RBI Governor Urjit Patel
Home loans may get cheaper with bankers today indicating that interest rate on such loans will come down following reduction of risk weights by the RBI. The decision to reduce the risk weights for home loans over Rs 30 lakh category will release capital for the banking industry and is a positive move, SBI Chief Arundhati Bhattacharya said in a statement. The risk weight for individual housing loans above Rs 75 lakh has been reduced to 50 per cent from the earlier 75 per cent, while for loans between Rs 30 and Rs 75 lakh, a single Loan to Value (LTV) ratio slab of up to 80 per cent has been introduced with a risk weight of 35 percent. RBI Governor Urjit Patel explained that this is a part of the central bank and the government attempts of "targeted interventions" to help propup the sagging growth numbers. However, the Reserve Bank left lending rates unchanged citing risks to inflation due to spurt in farm loan waivers by states but raised lending capacity of banks to support economic growth. The large cut in inflation projection by the RBI in the monetary policy is in consonance with ground realities and is likely to create room for rate cuts in the latter half of the year, Bhattacharya said. According to Bank of India MD Dinabandhu Mohapatra, the reduction in statutory liquidity ratio by 50 basis points effective June 24 will facilitate banks to meet the LCR requirement of 100 per cent comfortably by January 1, 2019. However, this measure will not have an impact on credit offtake as banks are already in a situation of excess SLR in spite of sluggish credit growth at 5.7 per cent, he said. "The reduction in risk weights and standard asset provisioning on certain categories of housing loans will lower housing loan rates and increase housing loan portfolio of banks," he said. "Reduction in the risk weights on certain categories of the housing loans is indeed a positive signal.
Since retail loans are only showing signs of growth and housing loan segment, which is the major sector of retail, reduction in LTV ratio, risk weights and standard assets provisioning would spur up growth in this segment," Central Bank of India Chairman Rajeev Rishi said. Welcoming the decision of RBI, ICICI Bank MD and CEO Chanda Kochhar said the SLR cut and reduction in risk weights for housing loans are positive moves that will support bank liquidity and encourage growth in housing loans. According to Govind Sankaranarayanan, Chief Operating Officer Tata Capital, the decision to reduce the risk weight on housing finance for properties Rs 30-75 lakh should help reduce the burden borne by financers through capital costs and lay the platform for a rate cut in the future. Meanwhile, the RBI also said its forex department will henceforth examine proposal of companies before they can issue masala bonds to raise funds from overseas markets. The changes come as part of RBI's norms on external commercial borrowings (ECBs), trade credit, borrowing and lending in foreign currency. "On a review of the laid down framework for issuance of rupee denominated bonds overseas (masala bonds) and with a view to harmonise the various elements of the ECB framework, it has been decided that any proposal of borrowing by eligible entities by issuance of these bonds will be examined at the Foreign Exchange Department, Central Office, Mumbai," RBI said in a notification. Masala bonds are catching up fast as a source of raising fund from overseas markets including those by state-owned companies like NHAI and NTPC. Besides, RBI has also revised provisions for maturity period, all-in-cost ceiling and recognized lenders (investors) of masala bonds. For bonds up to USD 50 million per financial year, the maturity period will be three years and for bonds raising over USD 50 million (equivalent in Indian rupee) per financial year should be five years. Earlier, the minimum maturity period was of five years. "The all-in-cost ceiling for such bonds will be 300 basis points over the prevailing yield of the government of India securities of corresponding maturity," said the notification. For recognised investors, RBI said, the entities permitted as investors should not be related party. A recognised investor is any entity from a Financial Action Task Force (FATF) compliant jurisdiction. "The changes/revised instructions in respect of issuance of Rupee denominated bonds will be applicable from the date of issuance of this circular," it added. In 2015, Reserve Bank had permitted Indian entities to issue rupee denominated bonds in foreign markets, popularly termed as masala bonds, so as to access capital from even outside destinations.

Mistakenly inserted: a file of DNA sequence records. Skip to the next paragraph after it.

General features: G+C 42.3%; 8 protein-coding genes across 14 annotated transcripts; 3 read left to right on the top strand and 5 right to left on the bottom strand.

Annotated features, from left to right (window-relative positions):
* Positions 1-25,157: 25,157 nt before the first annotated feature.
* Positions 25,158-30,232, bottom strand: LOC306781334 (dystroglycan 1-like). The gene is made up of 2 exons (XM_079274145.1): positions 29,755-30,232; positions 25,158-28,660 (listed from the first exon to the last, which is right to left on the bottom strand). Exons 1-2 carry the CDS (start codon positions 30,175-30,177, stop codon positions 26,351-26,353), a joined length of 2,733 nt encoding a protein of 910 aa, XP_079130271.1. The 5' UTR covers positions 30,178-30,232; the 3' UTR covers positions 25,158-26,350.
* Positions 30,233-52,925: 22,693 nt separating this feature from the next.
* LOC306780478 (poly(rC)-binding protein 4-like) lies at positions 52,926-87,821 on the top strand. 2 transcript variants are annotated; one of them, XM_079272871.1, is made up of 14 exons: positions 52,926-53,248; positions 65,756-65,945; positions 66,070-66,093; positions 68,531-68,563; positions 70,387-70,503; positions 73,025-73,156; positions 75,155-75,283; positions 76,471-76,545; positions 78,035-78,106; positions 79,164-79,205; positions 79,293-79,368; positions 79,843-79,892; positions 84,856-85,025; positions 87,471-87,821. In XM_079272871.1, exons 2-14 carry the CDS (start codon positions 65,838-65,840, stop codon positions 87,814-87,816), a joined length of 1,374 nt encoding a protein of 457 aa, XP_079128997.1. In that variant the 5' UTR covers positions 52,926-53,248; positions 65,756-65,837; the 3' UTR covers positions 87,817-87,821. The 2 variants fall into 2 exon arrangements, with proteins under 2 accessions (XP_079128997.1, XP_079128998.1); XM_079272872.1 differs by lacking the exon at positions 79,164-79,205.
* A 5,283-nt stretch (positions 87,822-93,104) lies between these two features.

RBI Governor Urjit Patel
SBI Chief Arundhati Bhattacharya